"The Minotaur" by G.F.Watts" In Greek mythology, the Minotaur was part man and part bull. He dwelt at the center of a Cretian labyrinth built to imprison him. As the myth goes, children were shipped from Athens to the Island of Crete to be scarified as food for the Minotaur in exchange for his leaving the Island of Crete in peace. In this amazing painting by George Frederick Watts, the Minotaur is shown looking out over the sea in anticipation of the ship. In his hoof-like hand is a small crushed bird. This artwork is in the collection of U.K.'s Tate Gallery. Their online site says that Watts painted this artwork "to hold up to detestation the bestial and brutal." In this way the Minotaur symbolizes the greed and lust of society.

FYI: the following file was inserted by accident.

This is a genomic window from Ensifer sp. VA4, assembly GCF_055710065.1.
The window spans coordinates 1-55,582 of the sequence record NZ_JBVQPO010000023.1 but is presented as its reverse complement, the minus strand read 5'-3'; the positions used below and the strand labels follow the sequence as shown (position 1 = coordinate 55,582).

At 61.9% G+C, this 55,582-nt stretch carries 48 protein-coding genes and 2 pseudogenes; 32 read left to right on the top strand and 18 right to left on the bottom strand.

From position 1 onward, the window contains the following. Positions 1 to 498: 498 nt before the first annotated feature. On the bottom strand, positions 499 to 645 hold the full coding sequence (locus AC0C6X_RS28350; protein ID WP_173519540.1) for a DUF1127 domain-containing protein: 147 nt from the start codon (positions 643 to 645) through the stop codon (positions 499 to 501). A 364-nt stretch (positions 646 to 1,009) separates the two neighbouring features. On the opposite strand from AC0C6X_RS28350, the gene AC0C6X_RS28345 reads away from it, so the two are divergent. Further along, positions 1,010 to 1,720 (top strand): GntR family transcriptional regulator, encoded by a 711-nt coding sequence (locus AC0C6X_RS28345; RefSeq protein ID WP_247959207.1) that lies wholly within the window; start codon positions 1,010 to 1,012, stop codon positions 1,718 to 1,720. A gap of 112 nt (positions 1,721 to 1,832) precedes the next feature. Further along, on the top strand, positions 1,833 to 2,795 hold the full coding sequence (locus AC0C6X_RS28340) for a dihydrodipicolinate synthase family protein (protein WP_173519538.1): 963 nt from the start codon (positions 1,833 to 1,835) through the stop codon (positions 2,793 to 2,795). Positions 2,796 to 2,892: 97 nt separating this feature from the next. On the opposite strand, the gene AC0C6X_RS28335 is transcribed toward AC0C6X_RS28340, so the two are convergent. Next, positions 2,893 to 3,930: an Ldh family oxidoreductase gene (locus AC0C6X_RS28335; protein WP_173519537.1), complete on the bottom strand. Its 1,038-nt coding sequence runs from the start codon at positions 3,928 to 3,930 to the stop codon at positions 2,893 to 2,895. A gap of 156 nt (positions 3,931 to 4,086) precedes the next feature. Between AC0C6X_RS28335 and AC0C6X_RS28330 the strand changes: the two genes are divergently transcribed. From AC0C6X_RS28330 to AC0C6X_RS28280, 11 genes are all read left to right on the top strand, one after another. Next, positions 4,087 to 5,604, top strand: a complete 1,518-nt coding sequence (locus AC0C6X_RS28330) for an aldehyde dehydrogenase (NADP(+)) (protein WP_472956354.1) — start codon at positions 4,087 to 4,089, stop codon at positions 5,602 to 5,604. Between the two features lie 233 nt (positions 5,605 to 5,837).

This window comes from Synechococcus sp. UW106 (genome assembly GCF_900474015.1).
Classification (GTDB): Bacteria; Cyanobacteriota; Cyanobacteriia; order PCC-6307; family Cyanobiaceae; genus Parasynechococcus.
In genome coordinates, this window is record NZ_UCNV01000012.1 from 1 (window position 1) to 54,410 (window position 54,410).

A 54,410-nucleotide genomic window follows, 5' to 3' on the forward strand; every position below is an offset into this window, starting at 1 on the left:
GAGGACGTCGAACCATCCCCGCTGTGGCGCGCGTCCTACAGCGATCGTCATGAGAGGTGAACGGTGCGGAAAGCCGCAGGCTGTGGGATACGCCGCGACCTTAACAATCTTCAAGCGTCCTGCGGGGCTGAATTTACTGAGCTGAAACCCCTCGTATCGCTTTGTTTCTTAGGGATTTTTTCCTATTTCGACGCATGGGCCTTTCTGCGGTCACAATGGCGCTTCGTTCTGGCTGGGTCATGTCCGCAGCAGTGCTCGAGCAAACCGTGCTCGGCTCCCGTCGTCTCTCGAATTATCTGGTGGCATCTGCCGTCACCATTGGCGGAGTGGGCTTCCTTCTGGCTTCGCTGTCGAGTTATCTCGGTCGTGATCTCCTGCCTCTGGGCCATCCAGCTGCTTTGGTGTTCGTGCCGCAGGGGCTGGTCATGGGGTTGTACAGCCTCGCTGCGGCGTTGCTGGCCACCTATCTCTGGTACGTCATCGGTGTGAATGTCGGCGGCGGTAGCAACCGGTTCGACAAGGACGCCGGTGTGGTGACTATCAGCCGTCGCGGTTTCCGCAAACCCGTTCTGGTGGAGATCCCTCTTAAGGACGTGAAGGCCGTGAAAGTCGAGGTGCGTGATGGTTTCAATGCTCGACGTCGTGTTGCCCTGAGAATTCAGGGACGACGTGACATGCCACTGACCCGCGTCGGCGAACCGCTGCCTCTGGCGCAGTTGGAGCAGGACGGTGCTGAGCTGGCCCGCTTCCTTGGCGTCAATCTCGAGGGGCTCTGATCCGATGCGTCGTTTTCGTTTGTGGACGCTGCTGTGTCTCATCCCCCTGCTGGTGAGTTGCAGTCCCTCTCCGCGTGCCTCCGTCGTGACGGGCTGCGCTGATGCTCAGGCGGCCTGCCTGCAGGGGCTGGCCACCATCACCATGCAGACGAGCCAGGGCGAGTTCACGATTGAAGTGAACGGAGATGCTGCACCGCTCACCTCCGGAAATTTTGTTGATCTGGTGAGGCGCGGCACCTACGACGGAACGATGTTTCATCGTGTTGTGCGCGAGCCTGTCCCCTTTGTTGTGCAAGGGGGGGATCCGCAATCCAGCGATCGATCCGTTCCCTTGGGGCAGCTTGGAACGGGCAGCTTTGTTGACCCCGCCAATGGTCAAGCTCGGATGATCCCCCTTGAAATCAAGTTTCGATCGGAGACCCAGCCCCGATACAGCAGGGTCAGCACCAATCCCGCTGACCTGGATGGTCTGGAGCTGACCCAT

To me, Watts' Minotaur looks like a creature broken by imprisonment, shoulders sagging. There's a haunted and dejected look about the creature, as if the monster is as much a victim as the sacrificial children he awaits.
George Frederic Watts (1817-1904) was a popular English Victorian painter and sculptor associated with the Symbolist movement. Watts became famous in his lifetime for his allegorical works.